What is New Jersey’s Social Host Statute?

When an individual goes to a social event and consumes alcohol, of course, the hope is that they have a safe way to get home. Whether the intoxicated person has found a designated driver, a ride-sharing service like Uber, or plans to get home another way, it is essential that they do not drink and drive. However, the unfortunate reality is that people still do drink and drive, even when there are so many other options available to them.

If an individual leaves a house party, for example, and makes the decision to drive under the influence, they are putting the lives of others at risk. If the drunk driver then goes on to cause an accident related to their intoxication and causes injury to another party, the injured party can seek damages from several others. First, the injured party can seek damages from the individual who was intoxicated and actually caused the accident that resulted in the injuries.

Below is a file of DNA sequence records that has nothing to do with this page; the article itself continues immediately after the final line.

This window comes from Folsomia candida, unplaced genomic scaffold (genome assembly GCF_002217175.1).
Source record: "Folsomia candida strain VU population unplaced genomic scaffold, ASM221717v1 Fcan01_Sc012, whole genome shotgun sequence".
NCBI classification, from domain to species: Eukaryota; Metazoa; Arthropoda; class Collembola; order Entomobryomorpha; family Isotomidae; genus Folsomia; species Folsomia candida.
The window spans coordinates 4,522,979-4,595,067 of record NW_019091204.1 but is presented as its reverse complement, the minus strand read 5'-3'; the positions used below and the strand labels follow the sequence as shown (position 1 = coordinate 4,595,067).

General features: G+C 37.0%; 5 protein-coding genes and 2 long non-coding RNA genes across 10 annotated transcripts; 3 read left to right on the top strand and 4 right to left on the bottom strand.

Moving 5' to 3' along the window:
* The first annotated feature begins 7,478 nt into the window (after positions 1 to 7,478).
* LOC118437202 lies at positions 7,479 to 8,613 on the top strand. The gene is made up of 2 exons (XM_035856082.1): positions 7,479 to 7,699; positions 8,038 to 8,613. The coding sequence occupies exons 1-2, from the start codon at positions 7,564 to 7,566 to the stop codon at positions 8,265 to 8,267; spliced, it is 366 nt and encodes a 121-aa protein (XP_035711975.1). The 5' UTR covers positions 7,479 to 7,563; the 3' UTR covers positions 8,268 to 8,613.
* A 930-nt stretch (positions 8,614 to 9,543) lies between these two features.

In addition, if the host of the party provided alcohol to the driver that caused the accident and the driver was visibly intoxicated in the presence of the host, the injured party may be able to bring a lawsuit against the host as well. This is known as the social host statute of New Jersey’s Dram Shop laws.

The law firm of Mattleman, Weinroth & Miller, P.C., is composed of experienced attorneys throughout the states of New Jersey and Delaware. Please contact the office to schedule a free initial consultation and get any questions answered regarding your specific case.